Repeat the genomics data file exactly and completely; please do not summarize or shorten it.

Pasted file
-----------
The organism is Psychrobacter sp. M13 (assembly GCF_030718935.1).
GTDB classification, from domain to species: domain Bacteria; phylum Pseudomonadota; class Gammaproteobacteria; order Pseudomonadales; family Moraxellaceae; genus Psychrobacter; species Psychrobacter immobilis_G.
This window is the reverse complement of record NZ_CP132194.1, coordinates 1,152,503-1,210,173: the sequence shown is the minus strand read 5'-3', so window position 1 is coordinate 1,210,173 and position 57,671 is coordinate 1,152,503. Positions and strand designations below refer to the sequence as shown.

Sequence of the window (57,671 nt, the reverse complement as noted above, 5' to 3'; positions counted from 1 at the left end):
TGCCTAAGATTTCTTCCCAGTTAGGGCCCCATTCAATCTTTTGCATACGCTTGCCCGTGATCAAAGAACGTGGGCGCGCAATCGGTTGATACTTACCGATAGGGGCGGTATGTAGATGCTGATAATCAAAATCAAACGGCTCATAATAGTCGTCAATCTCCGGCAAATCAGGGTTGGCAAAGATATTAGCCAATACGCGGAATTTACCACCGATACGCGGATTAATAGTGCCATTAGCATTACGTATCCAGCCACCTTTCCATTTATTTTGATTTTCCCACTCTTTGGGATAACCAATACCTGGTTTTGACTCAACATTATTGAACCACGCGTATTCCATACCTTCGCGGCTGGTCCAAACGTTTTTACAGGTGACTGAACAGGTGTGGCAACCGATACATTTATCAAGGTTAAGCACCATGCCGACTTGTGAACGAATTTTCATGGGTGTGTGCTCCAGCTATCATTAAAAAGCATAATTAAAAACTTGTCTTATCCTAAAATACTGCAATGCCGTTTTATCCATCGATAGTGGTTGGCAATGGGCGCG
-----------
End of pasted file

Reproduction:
The organism is Psychrobacter sp. M13 (assembly GCF_030718935.1).
GTDB classification, from domain to species: domain Bacteria; phylum Pseudomonadota; class Gammaproteobacteria; order Pseudomonadales; family Moraxellaceae; genus Psychrobacter; species Psychrobacter immobilis_G.
This window is the reverse complement of record NZ_CP132194.1, coordinates 1,152,503-1,210,173: the sequence shown is the minus strand read 5'-3', so window position 1 is coordinate 1,210,173 and position 57,671 is coordinate 1,152,503. Positions and strand designations below refer to the sequence as shown.

Sequence of the window (57,671 nt, the reverse complement as noted above, 5' to 3'; positions counted from 1 at the left end):
TGCCTAAGATTTCTTCCCAGTTAGGGCCCCATTCAATCTTTTGCATACGCTTGCCCGTGATCAAAGAACGTGGGCGCGCAATCGGTTGATACTTACCGATAGGGGCGGTATGTAGATGCTGATAATCAAAATCAAACGGCTCATAATAGTCGTCAATCTCCGGCAAATCAGGGTTGGCAAAGATATTAGCCAATACGCGGAATTTACCACCGATACGCGGATTAATAGTGCCATTAGCATTACGTATCCAGCCACCTTTCCATTTATTTTGATTTTCCCACTCTTTGGGATAACCAATACCTGGTTTTGACTCAACATTATTGAACCACGCGTATTCCATACCTTCGCGGCTGGTCCAAACGTTTTTACAGGTGACTGAACAGGTGTGGCAACCGATACATTTATCAAGGTTAAGCACCATGCCGACTTGTGAACGAATTTTCATGGGTGTGTGCTCCAGCTATCATTAAAAAGCATAATTAAAAACTTGTCTTATCCTAAAATACTGCAATGCCGTTTTATCCATCGATAGTGGTTGGCAATGGGCGCG